How could a special needs trust help my disabled loved one?

When a loved one has a disability that keeps them from working, they may need to rely on Supplemental Security Income (SSI), Medicaid, housing assistance or other programs in order to survive. Unfortunately, the eligibility requirements for these programs are strict, meaning that the person with the disability cannot have more than a small sum of money in order to qualify for the program.

Well-meaning relatives sometimes give money to people who rely on government assistance, and that can have disastrous results. You mean to give a few thousand dollars to make your loved one’s life easier – but the gift or bequest gets them kicked off of their government programs instead.

It’s not as if your few thousand dollars can replace the need for those programs. It’s just that the asset limits are so low.

There is a way to avoid the problem. Instead of giving the money directly or leaving it in a will, you can set up a special needs trust instead. This is also a good way to manage income from a lawsuit verdict or settlement. You want the money to improve the life of your loved one – not to replace existing services.

Special needs trusts avoid the eligibility problem

Social Security Disability, Medicaid and many other government programs consider a person’s income and assets when determining eligibility. Their rules allow the person to receive benefits from a special needs trust without changing their eligibility.

This is because the money is not directly under the control of the beneficiary (the person with the disability.) Instead, it is under the control of a trustee who is acting under specific instructions. The trustee can only provide money for “supplemental and extra care,” not for living expenses, health insurance or other basic support.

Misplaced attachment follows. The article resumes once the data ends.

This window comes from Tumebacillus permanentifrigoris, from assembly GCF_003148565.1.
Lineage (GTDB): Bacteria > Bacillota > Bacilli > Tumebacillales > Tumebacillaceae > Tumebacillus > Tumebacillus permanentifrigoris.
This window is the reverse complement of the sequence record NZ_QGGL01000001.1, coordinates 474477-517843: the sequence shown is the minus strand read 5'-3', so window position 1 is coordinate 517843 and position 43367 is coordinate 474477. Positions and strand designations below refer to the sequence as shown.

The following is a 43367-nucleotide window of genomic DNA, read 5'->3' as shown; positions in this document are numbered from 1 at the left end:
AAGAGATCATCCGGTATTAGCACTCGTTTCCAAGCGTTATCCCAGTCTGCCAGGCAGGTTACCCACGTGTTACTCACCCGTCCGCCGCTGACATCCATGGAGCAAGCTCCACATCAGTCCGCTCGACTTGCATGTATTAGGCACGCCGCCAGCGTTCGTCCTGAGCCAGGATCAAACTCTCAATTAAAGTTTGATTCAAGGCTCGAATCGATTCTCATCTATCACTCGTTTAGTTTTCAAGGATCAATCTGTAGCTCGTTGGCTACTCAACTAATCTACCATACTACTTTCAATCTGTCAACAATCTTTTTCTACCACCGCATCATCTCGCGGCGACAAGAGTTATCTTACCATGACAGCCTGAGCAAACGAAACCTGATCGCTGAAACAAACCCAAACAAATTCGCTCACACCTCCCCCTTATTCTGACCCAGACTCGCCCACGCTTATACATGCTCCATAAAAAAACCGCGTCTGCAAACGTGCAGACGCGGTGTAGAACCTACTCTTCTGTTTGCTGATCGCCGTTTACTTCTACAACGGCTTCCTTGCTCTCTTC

The trustee can be a friend or family member, or you can hire a professional trustee. The trustee can provide payment for a wide range of supplemental care, whether that means vocational training, medical devices, home accessibility, a vehicle or even recreation.

Naturally, Social Security, Medicaid and other government assistance programs have rules in place to prevent abuse. You should consult with an estate planning attorney to determine the rules of specific programs and have those incorporated into the trust.

Don’t threaten your loved one’s eligibility for the government assistance they rely on to survive. Avoid giving money directly or through a will, as these would be considered in the eligibility equation. Money you give to a special needs trust is legally separate from the person’s other assets. That makes a special needs trust an excellent way to improve the situation of a loved one without taking away the programs they need most.